Setting the Timezone

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I'll Use My Local Timezone, Easy!

It seems simple … Set the timezone on your machines to the same one you use on a day to day basis... or just leave the timezone at the default. It's not like it really matters right?… Except timezone selection is a very critical part of programming global systems. As the Yeller team writes in The Worst Server Setup Mistake You Can Make, timezone is an important thing to get right at the beginning.

Unless you have very good reasons, you should be using UTC in most cases.

The Problem with Timezones

“It's Five O'Clock Somewhere”

Different countries around the world are in different timezones.
When we're running multiple locations (“regions”) of servers, they'll likely be in different local timezones.
This causes a huge headache when looking into issues and troubleshooting.

What is UTC?

Universal Coordinated Time, annoyingly called “UTC,” is constant and unchanging.
Previously called “Greenwich Mean Time” (GMT), UTC is a standard time used in military, weather, and more.

Why use UTC?

When troubleshooting, it helps to have a constant time.
Having all machines synchronized to one timezone allows us to look at logs for a specific time window.
If an event happens at “15:00 UTC” then we can gather relevant information on all machines.
Whether the machine is next door or halfway across the world, the times will all be the same and we won't have to worry about converting the timezones or worse, accidentally missing important logs.

The Mess of Daylight Saving Time

If you're in the United States, you have experienced “Daylight Saving Time” (DST) switches twice a year.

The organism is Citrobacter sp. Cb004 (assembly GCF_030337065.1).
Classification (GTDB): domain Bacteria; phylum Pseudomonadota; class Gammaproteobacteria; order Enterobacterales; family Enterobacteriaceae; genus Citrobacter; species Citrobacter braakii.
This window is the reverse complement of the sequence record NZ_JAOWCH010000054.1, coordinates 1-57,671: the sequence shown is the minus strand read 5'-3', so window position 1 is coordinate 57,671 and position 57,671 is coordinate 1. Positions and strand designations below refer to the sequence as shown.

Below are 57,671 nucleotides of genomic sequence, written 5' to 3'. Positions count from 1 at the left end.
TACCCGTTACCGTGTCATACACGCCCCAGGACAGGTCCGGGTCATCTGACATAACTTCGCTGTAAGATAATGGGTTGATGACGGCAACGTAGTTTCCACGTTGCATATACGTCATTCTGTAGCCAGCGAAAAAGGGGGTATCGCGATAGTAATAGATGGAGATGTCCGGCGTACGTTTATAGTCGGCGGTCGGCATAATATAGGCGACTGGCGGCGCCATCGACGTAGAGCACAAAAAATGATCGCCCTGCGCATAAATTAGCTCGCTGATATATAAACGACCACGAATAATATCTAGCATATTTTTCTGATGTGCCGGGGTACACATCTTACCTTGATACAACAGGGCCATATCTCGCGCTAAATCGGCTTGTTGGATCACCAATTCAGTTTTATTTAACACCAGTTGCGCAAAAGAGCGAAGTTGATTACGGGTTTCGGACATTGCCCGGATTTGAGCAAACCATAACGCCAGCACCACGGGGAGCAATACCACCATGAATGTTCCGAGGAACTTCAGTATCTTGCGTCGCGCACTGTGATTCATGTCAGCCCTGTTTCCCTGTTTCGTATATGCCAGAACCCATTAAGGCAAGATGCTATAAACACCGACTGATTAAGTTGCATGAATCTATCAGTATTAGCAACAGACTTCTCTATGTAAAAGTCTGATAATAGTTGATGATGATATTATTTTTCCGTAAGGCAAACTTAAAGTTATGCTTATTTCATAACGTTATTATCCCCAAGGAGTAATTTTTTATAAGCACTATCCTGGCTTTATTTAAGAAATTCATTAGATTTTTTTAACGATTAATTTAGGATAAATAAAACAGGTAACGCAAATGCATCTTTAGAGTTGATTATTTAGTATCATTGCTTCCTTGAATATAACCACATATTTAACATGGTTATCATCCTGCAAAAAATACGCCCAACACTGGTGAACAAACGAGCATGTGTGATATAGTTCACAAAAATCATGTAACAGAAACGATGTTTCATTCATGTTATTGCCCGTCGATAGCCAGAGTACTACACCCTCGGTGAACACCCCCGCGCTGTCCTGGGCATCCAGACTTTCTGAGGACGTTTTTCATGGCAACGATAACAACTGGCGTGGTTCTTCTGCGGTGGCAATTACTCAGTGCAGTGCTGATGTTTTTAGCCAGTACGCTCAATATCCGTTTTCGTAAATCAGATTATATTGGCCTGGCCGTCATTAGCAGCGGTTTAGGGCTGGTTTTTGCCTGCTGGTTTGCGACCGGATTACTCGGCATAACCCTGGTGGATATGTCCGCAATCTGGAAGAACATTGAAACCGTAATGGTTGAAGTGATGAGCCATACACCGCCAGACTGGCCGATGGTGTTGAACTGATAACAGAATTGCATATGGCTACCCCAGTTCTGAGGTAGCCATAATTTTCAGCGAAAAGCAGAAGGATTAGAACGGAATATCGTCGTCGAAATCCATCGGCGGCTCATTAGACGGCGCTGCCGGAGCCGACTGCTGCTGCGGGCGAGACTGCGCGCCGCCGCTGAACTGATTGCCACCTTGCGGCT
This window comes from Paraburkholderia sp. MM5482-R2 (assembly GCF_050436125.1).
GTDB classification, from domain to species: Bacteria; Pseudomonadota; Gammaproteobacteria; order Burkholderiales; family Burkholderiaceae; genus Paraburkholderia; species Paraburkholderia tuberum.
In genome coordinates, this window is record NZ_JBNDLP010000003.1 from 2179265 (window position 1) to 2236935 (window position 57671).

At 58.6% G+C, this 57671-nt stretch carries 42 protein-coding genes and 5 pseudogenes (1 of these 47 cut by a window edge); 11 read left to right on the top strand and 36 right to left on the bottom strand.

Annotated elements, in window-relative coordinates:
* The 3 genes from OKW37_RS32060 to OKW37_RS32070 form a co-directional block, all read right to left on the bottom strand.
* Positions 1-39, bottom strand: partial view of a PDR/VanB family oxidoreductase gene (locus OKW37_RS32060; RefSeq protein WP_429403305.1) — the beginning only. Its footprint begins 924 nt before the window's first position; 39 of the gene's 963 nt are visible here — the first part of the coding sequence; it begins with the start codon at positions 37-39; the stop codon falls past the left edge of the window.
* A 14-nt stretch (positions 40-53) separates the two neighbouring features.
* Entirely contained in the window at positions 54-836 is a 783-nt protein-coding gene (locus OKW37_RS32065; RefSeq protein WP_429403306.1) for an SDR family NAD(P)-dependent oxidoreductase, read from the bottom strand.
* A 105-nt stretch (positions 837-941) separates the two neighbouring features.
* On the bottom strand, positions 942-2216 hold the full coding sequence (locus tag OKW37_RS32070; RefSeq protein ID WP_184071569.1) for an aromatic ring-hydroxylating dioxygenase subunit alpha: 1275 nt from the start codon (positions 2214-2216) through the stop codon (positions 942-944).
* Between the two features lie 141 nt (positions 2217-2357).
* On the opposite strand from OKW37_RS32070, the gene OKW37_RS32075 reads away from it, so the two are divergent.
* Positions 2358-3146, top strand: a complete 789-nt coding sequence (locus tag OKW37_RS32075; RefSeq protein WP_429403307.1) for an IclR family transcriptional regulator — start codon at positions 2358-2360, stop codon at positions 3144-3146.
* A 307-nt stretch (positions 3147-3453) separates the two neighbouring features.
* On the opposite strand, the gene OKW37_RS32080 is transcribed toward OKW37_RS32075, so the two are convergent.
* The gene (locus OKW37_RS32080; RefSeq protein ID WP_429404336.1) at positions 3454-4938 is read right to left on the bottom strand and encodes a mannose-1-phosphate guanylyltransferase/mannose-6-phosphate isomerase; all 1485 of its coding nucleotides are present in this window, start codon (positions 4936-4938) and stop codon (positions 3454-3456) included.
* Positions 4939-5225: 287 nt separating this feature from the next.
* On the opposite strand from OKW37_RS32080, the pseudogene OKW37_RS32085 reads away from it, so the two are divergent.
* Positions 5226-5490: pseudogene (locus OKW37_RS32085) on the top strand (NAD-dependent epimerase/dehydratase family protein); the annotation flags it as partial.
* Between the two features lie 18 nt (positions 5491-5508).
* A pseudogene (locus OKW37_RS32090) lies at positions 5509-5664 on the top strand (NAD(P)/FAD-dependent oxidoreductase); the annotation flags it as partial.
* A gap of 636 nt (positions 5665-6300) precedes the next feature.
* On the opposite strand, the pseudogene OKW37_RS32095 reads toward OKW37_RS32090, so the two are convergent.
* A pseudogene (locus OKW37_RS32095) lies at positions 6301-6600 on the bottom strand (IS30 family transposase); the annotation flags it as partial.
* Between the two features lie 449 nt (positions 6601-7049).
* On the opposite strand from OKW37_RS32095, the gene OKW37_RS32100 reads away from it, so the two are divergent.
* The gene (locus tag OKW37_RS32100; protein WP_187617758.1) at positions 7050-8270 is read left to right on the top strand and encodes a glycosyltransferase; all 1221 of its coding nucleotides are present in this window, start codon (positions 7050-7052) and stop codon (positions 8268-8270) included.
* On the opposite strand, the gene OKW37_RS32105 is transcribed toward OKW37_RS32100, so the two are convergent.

This “jump” forwards or backwards in time can leave gaps or even potentially overwrite log information.
Let's say you already had a system for managing DST on your machines.
The United States has recently ended DST, which throws another wrench in the works.
If you have 20-year old legacy code that handled DST, now that code itself needs to be changed.
All of this could have been prevented with a standard, non-changing timezone. That's UTC.

Editing the Timezone File with Ansible

We've seen the copy module in action during the last lesson to copy a full file. But this time we add a twist... Instead of actually needing to have a file on your local file system, we can actually just provide the contents of the file as a string using the “contents” option. The copy module will take care of making sure our contents gets written to a file on the remote system with the proper file permissions. Of course, putting the file contents directly in our playbook is only useful when file contents are short. Bigger file contents can get overwhelming to look at when mixed with our playbook, so stick to a separate file for lengthy configurations.

- name: Update Timezone to Etc/UTC
  copy: content="Etc/UTC\n" dest=/etc/timezone owner=root group=root mode=0644
  sudo: true
  register: timezone

As you can see, we're just adding one line: “Etc/UTC” plus a return (newline character) which gets placed in the file /etc/timezone. Then we “register” (store) the copy module's results in a variable called “timezone” for later use. We need sudo privileges to change this file because this is a system-wide configuration.

Updating the System Timezone with Ansible

We changed the /etc/timezone file, but to ensure the system picks up on our changes, we need to reconfigure the system using the new timezone information. Remember we registered the “timezone” variable. When “timezone” has a status of “changed” we can know when the /etc/timezone file was modified and act accordingly.

- name: Reconfigure Timezone Data
  command: dpkg-reconfigure -f noninteractive tzdata
  sudo: true
  when: timezone.changed

We check the “timezone” variable and only run this reconfiguration task when the contents of /etc/timezone was actually changed. If the /etc/timezone file has not changed, there is no need to reconfigure.

Full Playbook

With minimal effort, we've saved many hours of headaches that would have resulted from using a local timezone and dealing with Daylight Savings Time changes (DST).

- name: Configure the Timezone
  hosts: all

    - name: Update Timezone to Etc/UTC
      copy: content="Etc/UTC\n" dest=/etc/timezone owner=root group=root mode=0644
      sudo: true
      register: timezone

    - name: Reconfigure Timezone Data (if changed)
      shell: dpkg-reconfigure -f noninteractive tzdata
      sudo: true
      when: timezone.changed